Combat COVID-19

Wayzata Teens Organized Mask Drive for Essential workers

On May 17, 2020, amid the rainy weather, 10 teens (6th to 10th graders) from west metro organized and distributed more than 2000 free masks to essential workers. These masks were donated by local Chinese communities. The group calls themselves “Teens on the Go”. The rest of the article was written by one of the teens – Ai X.

Two months after Governor Walz’s stay-at-home-order was implemented, businesses across Minnesota reopened to the public. While I’m sure many people were ecstatic to hear that they would be allowed to leave their houses again, a couple of my friends and I were concerned. We knew that many local businesses didn’t have the resources to keep their employees and customers safe. After some thinking, my friend Kimberly contacted me with an answer to the dilemma: we could host a drive, where we would give away masks to local small business owners and essential workers. Soon, ten of us gathered and set out to organize this event. Our name was Wayzata Teens On the Go. Our mission was to help the people around us.

The ball started rolling and gaining momentum as the week passed by. We picked a date, time, and location: Sunday, May 17th, from 10 AM to 1 PM at Plymouth Grand 15 Movie Theater, which had graciously allowed us to use their building and parking lot as a base of operations. Around 2,200 masks were secured from donors within the Chinese American community, mainly Professor Wang and Mr. Zhao in Woodbury, then zipped into packs of 10, the plan being that each business owner would get 2 packs. We asked hundreds of small businesses in the Wayzata area if they needed masks through phone calls, emails, and text messages. We advertised all over the internet, on Instagram, Facebook, Nextdoor, Twitter, and Wechat. Ashley designed a logo and many different posters that not only featured Wayzata Teens On the Go, but also reminded people to take precautions to stay safe. Despite so many different things happening at once, all of it slowly began to come together. As the week went by, I looked more and more forward to Sunday morning.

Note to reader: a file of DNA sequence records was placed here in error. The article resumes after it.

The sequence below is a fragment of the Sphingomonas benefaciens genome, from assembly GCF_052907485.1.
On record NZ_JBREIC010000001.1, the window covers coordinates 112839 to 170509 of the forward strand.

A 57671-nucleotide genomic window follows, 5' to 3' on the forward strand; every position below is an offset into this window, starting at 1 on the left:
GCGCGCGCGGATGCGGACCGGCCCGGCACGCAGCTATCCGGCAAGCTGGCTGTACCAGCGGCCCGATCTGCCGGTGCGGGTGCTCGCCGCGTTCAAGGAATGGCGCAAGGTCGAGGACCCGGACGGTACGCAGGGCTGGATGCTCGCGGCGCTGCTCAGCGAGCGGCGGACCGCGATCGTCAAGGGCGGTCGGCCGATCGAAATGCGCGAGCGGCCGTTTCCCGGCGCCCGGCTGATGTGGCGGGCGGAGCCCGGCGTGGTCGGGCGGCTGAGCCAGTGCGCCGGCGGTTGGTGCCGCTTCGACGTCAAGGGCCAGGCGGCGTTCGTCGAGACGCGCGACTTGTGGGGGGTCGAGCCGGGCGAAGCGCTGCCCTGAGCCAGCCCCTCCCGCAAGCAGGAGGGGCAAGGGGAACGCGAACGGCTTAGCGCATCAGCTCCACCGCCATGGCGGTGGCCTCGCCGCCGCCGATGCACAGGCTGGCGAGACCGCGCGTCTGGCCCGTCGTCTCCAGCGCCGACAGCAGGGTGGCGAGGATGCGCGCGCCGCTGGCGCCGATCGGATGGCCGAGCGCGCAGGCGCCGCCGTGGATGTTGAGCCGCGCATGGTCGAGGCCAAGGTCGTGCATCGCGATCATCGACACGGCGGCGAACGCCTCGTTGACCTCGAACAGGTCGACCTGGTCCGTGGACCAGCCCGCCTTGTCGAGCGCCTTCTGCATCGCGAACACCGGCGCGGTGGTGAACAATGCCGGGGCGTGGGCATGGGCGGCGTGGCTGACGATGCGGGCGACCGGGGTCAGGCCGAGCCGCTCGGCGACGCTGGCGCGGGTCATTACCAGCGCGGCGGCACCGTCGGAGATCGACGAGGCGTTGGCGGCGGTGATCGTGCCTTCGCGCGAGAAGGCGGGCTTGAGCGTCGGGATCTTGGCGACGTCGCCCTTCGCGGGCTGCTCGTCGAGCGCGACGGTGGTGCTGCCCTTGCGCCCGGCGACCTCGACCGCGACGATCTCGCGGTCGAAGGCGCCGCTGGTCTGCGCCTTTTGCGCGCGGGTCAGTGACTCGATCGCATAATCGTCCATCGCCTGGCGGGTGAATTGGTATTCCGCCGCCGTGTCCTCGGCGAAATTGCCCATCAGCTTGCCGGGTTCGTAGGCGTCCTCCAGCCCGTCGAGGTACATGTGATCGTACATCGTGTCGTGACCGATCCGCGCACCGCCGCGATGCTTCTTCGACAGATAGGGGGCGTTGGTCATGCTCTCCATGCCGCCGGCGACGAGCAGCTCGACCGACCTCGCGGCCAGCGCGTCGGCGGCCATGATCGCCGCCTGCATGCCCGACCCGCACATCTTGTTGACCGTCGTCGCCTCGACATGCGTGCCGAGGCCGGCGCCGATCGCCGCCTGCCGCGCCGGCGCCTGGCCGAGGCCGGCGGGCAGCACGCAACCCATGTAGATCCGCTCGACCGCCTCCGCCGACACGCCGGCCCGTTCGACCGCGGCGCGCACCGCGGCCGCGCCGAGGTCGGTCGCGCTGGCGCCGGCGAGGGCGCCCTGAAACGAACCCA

On Saturday night, the stage was completely set. We had a quick last minute Zoom meeting to confirm our plans, then everybody headed off to get some rest before the big day. Before they went to sleep, my parents checked the weather app… and found the forecast for the next morning to have 100% rain. Since there was nothing we could do about it, we just went to sleep hoping for the best, knowing that the show had to go on. 

We woke up not-so-bright and early the next morning to the sound of pouring rain. Once we got to the theater, a tent and various posters directing people where to go were set up. At 9:30, a couple of cars were already in line to get the masks, which was a promising sign. And so, the time ticked by as we smiled and distributed the masks. A local TV station, WCCO, came to interview us for their channel, which was very exciting. All in all, the execution was flawless, except for when it was not. I am not going to sugarcoat things. Being outside in the rain for three hours was mostly a cold, miserable mess, and I think that the rest of the people who participated would agree. At times, I was very jealous of the people driving by who were obviously warm and dry in their cars. However, I held my head up high and kept handing out the packages of masks. 

On the way back home, as the cold started to wear off, I reflected on the happenings of that morning. I didn’t fully realize or appreciate it at the time, but many of the small business owners and essential

workers we donated to had expressed how grateful they were that we were doing this; many of them tried to donate money to our cause, which we politely declined. I found out later that we had given out over 2000 of our masks, which was a complete success by the books. We had a meeting that night, and everyone expressed how proud they were of each other, and of our accomplishments. 

In the future, we all hope to host more of these mask drives. We hope that Wayzata Teens On the Go will further benefit and help the community around us. And even though we all had to stand in freezing rain for what seemed like forever, I can speak for all of us when I say that the sense of fulfillment that came with helping our local small business owners and essential workers made it all worth it. 

Contact Wayzata Teens On the Go: 


Instagram: teens.on.the.go

Facebook: Wayzata TeensontheGo

Twitter: Teens On The Go

Members of Wayzata Teens On the Go:

Wayzata Teens On the Go consists of ten Wayzata students ranging from 6th to 10th grade. 

Evan H. – 6th 

Hua X. – 7th 

Jeffrey L. – 7th 

Ashley Z. – 8th 

Joy S. – 8th 

Kimberly L. – 9th 

Ai X. – 9th 

Michelle C. – 9th 

Sarah H. – 10th 

Emily L. – 10th

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